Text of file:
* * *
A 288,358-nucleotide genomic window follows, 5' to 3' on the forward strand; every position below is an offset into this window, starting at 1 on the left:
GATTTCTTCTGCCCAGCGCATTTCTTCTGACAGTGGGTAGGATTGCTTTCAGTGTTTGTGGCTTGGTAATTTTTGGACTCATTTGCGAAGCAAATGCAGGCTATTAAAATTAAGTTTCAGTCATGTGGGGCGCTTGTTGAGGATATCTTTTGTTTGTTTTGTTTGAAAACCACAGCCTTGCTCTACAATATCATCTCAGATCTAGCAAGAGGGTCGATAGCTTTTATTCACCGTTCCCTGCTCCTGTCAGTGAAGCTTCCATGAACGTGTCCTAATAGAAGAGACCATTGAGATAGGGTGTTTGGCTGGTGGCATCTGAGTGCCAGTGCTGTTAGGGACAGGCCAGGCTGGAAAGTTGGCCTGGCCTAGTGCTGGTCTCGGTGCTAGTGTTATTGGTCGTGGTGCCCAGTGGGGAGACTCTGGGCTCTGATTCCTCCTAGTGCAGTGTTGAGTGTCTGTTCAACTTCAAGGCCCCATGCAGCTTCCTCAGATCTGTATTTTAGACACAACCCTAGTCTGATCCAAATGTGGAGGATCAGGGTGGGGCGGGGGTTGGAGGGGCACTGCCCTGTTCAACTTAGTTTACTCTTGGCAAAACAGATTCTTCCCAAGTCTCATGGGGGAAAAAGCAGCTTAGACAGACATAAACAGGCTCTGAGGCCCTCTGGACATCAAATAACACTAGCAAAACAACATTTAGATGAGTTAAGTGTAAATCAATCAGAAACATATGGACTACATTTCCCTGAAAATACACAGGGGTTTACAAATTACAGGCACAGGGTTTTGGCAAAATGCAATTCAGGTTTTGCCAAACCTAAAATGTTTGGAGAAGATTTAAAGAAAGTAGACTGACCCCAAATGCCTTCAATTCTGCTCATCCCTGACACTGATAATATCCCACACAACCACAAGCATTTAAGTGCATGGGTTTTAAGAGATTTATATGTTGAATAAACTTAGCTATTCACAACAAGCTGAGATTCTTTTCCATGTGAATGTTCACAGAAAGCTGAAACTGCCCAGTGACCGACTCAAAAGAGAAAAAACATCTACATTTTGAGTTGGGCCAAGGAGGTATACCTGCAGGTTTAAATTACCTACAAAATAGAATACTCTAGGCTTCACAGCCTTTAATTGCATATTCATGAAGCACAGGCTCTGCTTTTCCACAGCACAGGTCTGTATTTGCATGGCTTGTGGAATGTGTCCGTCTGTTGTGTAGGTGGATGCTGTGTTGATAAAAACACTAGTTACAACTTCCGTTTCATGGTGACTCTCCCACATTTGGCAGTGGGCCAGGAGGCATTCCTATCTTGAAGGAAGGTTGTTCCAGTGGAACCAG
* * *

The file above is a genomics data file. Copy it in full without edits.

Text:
A 288,358-nucleotide genomic window follows, 5' to 3' on the forward strand; every position below is an offset into this window, starting at 1 on the left:
GATTTCTTCTGCCCAGCGCATTTCTTCTGACAGTGGGTAGGATTGCTTTCAGTGTTTGTGGCTTGGTAATTTTTGGACTCATTTGCGAAGCAAATGCAGGCTATTAAAATTAAGTTTCAGTCATGTGGGGCGCTTGTTGAGGATATCTTTTGTTTGTTTTGTTTGAAAACCACAGCCTTGCTCTACAATATCATCTCAGATCTAGCAAGAGGGTCGATAGCTTTTATTCACCGTTCCCTGCTCCTGTCAGTGAAGCTTCCATGAACGTGTCCTAATAGAAGAGACCATTGAGATAGGGTGTTTGGCTGGTGGCATCTGAGTGCCAGTGCTGTTAGGGACAGGCCAGGCTGGAAAGTTGGCCTGGCCTAGTGCTGGTCTCGGTGCTAGTGTTATTGGTCGTGGTGCCCAGTGGGGAGACTCTGGGCTCTGATTCCTCCTAGTGCAGTGTTGAGTGTCTGTTCAACTTCAAGGCCCCATGCAGCTTCCTCAGATCTGTATTTTAGACACAACCCTAGTCTGATCCAAATGTGGAGGATCAGGGTGGGGCGGGGGTTGGAGGGGCACTGCCCTGTTCAACTTAGTTTACTCTTGGCAAAACAGATTCTTCCCAAGTCTCATGGGGGAAAAAGCAGCTTAGACAGACATAAACAGGCTCTGAGGCCCTCTGGACATCAAATAACACTAGCAAAACAACATTTAGATGAGTTAAGTGTAAATCAATCAGAAACATATGGACTACATTTCCCTGAAAATACACAGGGGTTTACAAATTACAGGCACAGGGTTTTGGCAAAATGCAATTCAGGTTTTGCCAAACCTAAAATGTTTGGAGAAGATTTAAAGAAAGTAGACTGACCCCAAATGCCTTCAATTCTGCTCATCCCTGACACTGATAATATCCCACACAACCACAAGCATTTAAGTGCATGGGTTTTAAGAGATTTATATGTTGAATAAACTTAGCTATTCACAACAAGCTGAGATTCTTTTCCATGTGAATGTTCACAGAAAGCTGAAACTGCCCAGTGACCGACTCAAAAGAGAAAAAACATCTACATTTTGAGTTGGGCCAAGGAGGTATACCTGCAGGTTTAAATTACCTACAAAATAGAATACTCTAGGCTTCACAGCCTTTAATTGCATATTCATGAAGCACAGGCTCTGCTTTTCCACAGCACAGGTCTGTATTTGCATGGCTTGTGGAATGTGTCCGTCTGTTGTGTAGGTGGATGCTGTGTTGATAAAAACACTAGTTACAACTTCCGTTTCATGGTGACTCTCCCACATTTGGCAGTGGGCCAGGAGGCATTCCTATCTTGAAGGAAGGTTGTTCCAGTGGAACCAG